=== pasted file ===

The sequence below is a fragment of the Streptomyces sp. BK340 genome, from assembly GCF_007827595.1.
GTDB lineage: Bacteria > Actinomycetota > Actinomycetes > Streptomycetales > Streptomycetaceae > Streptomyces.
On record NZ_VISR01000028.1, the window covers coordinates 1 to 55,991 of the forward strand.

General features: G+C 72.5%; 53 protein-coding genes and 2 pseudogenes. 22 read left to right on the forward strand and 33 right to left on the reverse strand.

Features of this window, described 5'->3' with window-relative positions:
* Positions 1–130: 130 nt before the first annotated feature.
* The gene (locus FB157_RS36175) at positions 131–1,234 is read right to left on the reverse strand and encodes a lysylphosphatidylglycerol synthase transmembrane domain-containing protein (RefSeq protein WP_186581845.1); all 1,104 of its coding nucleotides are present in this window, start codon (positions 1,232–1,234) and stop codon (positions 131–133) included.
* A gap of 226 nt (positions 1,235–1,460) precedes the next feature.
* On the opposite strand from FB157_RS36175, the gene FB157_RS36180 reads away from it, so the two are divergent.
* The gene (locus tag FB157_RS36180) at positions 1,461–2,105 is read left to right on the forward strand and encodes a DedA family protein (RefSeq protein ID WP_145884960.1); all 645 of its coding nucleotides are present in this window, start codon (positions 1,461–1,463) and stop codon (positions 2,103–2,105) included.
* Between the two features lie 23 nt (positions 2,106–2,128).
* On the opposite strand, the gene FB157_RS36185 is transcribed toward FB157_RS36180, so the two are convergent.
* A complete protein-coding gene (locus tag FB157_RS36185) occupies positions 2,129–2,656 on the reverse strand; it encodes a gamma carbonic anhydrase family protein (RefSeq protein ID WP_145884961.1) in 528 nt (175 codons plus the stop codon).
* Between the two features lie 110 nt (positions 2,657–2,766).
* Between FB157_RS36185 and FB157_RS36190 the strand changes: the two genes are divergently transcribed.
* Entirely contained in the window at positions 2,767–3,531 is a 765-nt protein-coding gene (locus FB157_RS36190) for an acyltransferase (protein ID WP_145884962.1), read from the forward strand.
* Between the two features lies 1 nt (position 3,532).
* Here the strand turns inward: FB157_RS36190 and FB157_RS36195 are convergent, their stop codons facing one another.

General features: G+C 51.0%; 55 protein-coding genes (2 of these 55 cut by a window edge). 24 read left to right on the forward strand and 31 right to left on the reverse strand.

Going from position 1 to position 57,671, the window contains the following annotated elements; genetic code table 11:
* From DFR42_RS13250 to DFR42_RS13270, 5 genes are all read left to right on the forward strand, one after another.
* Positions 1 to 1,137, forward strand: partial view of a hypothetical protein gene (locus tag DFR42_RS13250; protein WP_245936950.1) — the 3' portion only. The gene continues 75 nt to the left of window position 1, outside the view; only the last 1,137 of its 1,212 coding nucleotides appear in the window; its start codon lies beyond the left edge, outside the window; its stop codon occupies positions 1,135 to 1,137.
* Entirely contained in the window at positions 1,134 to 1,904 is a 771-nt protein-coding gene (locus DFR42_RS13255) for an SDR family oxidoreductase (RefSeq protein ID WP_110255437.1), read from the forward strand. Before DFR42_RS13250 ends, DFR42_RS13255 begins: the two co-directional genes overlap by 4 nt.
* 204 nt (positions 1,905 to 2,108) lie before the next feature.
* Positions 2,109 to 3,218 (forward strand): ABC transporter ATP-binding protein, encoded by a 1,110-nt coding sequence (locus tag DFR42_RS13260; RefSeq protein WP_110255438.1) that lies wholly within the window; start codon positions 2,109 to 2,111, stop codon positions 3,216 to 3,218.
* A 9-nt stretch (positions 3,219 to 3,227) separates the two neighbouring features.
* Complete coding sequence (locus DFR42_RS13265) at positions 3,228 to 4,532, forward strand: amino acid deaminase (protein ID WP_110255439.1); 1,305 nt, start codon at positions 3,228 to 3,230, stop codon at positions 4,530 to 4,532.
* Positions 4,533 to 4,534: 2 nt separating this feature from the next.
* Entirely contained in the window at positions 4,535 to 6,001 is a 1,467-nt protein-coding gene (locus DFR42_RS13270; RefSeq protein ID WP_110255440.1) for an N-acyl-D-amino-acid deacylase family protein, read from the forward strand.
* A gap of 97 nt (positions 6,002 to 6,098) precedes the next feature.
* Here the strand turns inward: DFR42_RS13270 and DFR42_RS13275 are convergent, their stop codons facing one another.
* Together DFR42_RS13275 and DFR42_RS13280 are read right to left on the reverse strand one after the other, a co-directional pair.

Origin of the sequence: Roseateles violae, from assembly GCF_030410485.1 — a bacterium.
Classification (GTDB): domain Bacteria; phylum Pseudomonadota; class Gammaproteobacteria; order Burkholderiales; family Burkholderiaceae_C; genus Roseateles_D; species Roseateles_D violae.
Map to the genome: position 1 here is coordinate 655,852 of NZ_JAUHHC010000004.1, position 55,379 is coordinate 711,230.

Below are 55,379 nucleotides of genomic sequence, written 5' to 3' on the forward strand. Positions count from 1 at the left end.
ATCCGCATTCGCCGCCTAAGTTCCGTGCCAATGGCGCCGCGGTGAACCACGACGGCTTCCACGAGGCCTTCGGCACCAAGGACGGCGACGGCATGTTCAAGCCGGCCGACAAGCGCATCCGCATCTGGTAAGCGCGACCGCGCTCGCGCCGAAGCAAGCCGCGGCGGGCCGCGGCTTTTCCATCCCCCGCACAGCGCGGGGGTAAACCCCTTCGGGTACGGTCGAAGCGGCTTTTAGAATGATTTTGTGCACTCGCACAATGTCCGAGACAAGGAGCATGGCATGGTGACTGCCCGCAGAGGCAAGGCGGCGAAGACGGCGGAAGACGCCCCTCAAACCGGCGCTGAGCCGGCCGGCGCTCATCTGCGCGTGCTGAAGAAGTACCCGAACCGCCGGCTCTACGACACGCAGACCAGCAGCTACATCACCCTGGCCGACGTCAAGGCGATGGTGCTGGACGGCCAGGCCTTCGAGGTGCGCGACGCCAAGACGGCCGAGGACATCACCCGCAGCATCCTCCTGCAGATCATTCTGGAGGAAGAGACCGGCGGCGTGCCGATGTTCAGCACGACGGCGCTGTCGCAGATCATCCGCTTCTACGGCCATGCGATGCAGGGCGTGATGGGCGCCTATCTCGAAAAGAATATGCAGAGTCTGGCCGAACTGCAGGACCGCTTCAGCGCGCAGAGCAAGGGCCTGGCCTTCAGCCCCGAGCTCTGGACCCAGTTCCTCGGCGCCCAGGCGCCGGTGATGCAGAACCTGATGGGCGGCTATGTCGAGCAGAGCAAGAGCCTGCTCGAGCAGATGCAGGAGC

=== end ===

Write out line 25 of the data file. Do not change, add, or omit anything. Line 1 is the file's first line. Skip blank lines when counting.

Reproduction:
* Positions 2,109 to 3,218 (forward strand): ABC transporter ATP-binding protein, encoded by a 1,110-nt coding sequence (locus tag DFR42_RS13260; RefSeq protein WP_110255438.1) that lies wholly within the window; start codon positions 2,109 to 2,111, stop codon positions 3,216 to 3,218.